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Old Jan 21, 2008, 8:38 PM   #1
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Nothing sensational or unusual about this watch....only that it is the first set of photos I've taken in my new lightbox constructed with the directions provided by Mugmar. Construction was a breeze, and the lighting worked great.

Thanks, Mugmar.
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Old Jan 21, 2008, 9:01 PM   #2
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Its a nice shot Paul, but Id be more impressed if it was all in focus. Having a lightbox you can close down your aperture and increase your exposure time to give you the greatest depth of field possible.
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Old Jan 21, 2008, 9:16 PM   #3
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Good suggestion, Bynx. I'm sure I'll be learning a lot as I play with it.

Paul
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Old Jan 21, 2008, 9:45 PM   #4
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Bynx wrote:
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Its a nice shot Paul, but Id be more impressed if it was all in focus. Having a lightbox you can close down your aperture and increase your exposure time to give you the greatest depth of field possible.
Better? I backed off DOF to f5.6, set ISO at 400, and shutter at 1/25. To have a timepiece subject, I just took off my cheap digital and laid it in the box.

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Old Jan 21, 2008, 11:59 PM   #5
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Much better Paul. All the important elements of the watch are now in focus.
How about trying f13.6, ISO 100 and enough time for exposure? That should give you the maximum depth of field.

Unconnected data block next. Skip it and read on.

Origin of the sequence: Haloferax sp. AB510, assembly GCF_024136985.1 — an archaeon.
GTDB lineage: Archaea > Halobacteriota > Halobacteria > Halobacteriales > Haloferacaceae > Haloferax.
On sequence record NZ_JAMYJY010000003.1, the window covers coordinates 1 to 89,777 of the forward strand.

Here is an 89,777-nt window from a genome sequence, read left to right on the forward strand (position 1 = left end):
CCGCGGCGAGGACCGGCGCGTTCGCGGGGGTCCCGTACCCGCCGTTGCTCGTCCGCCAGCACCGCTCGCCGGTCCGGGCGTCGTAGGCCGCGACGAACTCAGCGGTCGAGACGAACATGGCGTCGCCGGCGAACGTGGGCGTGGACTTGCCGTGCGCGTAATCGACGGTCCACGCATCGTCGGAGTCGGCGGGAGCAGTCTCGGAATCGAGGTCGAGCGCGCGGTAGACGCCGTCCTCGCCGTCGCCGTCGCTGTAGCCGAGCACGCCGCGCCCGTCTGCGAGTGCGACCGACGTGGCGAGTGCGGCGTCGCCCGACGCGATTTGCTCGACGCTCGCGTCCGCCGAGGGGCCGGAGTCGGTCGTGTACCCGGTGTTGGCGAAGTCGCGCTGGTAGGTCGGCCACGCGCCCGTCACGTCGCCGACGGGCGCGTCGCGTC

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Old Jan 22, 2008, 4:52 PM   #6
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Or even f22 or f32 (if lens supports it).
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Old Jan 22, 2008, 9:29 PM   #7
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Nice first shots with the light box. I'm glad we could help you, and everyone else with that. We are still playing arond with which type lights to use.

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Old Jan 22, 2008, 10:04 PM   #8
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The local Ritz Camera Store has a light tent that comes with two lights. The tent is about 14" cubed. The lights use compact flourescent spiral type bulbs with about a 10" reflector. If the lights are placed too close, there are definite rings of light. However, if you back them up about two inches, you get nice even lighting. The thing to remember is to adjust the white balance for the fluorescent tubes.

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